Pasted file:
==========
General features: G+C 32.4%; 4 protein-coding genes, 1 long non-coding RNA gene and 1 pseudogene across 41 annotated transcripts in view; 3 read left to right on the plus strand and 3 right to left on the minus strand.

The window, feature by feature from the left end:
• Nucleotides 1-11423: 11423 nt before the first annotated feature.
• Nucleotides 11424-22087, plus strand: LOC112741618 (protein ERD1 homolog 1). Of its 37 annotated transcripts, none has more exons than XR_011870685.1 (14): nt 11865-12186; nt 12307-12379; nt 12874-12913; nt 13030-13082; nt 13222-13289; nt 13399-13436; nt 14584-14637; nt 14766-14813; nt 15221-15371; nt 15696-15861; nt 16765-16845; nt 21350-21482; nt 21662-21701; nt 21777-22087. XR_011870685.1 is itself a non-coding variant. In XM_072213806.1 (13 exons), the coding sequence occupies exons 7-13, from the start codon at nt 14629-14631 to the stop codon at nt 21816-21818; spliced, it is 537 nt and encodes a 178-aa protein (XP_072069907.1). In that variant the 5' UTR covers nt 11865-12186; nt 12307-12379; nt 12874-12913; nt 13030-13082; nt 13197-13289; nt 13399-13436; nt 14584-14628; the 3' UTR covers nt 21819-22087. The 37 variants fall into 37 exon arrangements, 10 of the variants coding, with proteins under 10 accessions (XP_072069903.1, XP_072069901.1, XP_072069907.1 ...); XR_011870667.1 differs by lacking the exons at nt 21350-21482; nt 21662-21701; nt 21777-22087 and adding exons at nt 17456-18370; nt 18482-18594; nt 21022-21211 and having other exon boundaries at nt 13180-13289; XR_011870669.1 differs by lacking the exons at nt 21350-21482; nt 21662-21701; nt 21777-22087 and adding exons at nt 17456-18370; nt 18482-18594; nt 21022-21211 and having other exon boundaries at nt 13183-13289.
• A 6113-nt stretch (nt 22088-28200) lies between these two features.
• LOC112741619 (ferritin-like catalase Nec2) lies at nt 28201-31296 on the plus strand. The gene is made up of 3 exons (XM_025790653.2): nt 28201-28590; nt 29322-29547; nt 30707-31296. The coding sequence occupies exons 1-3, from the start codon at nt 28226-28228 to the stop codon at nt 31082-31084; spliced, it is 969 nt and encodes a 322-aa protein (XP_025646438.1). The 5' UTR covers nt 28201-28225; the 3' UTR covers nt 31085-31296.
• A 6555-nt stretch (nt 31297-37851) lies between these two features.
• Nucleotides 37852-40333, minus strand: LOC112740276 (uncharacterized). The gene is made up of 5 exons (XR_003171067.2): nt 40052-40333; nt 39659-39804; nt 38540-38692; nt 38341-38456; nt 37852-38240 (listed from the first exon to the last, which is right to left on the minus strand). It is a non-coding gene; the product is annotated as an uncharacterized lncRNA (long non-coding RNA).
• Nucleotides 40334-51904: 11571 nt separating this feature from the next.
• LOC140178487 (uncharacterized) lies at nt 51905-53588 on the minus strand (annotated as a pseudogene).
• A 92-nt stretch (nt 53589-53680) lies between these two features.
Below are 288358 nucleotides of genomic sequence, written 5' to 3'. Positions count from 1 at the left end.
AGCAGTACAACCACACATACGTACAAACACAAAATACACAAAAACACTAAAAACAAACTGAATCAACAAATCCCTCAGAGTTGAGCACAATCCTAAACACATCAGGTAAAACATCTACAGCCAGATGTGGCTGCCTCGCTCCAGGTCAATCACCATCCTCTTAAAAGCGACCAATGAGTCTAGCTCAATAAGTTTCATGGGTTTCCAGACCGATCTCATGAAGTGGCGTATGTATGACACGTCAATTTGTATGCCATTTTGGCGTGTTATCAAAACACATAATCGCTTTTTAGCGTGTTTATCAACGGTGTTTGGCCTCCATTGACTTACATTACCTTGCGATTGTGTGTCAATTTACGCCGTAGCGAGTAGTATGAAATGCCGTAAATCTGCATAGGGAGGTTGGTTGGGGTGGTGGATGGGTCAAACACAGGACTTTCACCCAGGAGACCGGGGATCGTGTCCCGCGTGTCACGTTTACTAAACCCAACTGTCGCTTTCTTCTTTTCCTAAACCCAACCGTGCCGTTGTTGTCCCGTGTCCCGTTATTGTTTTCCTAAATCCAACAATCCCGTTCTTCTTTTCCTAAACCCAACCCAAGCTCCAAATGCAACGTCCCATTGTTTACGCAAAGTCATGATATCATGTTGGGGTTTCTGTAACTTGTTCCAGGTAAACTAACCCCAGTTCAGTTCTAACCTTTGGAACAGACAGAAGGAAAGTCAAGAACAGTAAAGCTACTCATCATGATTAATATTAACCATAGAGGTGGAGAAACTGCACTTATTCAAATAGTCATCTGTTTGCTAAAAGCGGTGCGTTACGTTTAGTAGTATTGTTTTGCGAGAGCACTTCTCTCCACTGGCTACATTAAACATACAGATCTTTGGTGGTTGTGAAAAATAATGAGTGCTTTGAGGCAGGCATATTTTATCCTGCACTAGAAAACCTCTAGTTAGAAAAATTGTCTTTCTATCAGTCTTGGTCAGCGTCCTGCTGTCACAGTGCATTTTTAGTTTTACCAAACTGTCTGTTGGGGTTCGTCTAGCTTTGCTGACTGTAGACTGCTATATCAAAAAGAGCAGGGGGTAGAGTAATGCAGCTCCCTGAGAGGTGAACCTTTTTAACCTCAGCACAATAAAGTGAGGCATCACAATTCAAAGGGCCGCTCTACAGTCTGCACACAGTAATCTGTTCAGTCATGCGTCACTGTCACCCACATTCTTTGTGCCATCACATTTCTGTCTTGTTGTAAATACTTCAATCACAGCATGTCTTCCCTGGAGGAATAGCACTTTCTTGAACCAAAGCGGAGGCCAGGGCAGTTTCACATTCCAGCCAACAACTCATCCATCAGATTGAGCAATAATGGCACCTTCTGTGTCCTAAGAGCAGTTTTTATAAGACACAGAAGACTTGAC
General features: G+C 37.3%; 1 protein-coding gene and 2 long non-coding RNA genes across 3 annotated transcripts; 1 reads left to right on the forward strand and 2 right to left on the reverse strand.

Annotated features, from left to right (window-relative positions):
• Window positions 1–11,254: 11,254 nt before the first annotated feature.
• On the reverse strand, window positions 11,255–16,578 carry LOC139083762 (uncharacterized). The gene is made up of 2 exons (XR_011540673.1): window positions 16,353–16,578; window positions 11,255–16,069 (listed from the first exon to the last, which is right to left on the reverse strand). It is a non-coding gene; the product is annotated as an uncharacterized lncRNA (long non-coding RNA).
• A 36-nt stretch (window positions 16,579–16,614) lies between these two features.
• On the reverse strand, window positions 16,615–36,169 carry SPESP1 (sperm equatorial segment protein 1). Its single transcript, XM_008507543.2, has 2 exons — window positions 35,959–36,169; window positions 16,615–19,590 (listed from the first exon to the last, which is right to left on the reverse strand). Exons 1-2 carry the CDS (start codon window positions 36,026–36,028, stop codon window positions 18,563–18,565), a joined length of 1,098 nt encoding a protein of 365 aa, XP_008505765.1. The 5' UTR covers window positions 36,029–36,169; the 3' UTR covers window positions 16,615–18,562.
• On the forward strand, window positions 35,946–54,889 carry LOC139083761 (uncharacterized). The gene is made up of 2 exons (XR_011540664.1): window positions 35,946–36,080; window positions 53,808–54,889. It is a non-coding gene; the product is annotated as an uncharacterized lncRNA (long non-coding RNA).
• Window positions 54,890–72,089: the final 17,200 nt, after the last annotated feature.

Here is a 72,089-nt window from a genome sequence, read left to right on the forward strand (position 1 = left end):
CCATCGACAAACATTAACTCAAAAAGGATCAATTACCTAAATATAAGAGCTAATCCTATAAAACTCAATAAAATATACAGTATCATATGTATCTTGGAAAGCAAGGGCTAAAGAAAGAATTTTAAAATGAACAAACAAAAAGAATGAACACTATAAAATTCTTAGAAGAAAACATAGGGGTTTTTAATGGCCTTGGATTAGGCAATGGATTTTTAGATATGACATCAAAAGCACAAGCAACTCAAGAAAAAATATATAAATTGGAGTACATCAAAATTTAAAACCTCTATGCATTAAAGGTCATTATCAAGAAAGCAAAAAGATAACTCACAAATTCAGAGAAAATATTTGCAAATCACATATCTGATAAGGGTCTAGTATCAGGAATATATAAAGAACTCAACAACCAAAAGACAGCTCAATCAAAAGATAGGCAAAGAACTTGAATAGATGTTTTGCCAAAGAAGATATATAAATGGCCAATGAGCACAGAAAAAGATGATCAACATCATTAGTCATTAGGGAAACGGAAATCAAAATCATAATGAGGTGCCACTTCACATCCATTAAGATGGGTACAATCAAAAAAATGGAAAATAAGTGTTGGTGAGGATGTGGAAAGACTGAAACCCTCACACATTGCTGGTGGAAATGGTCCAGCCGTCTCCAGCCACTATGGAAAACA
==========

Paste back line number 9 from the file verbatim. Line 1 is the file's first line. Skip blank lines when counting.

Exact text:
• Nucleotides 40334-51904: 11571 nt separating this feature from the next.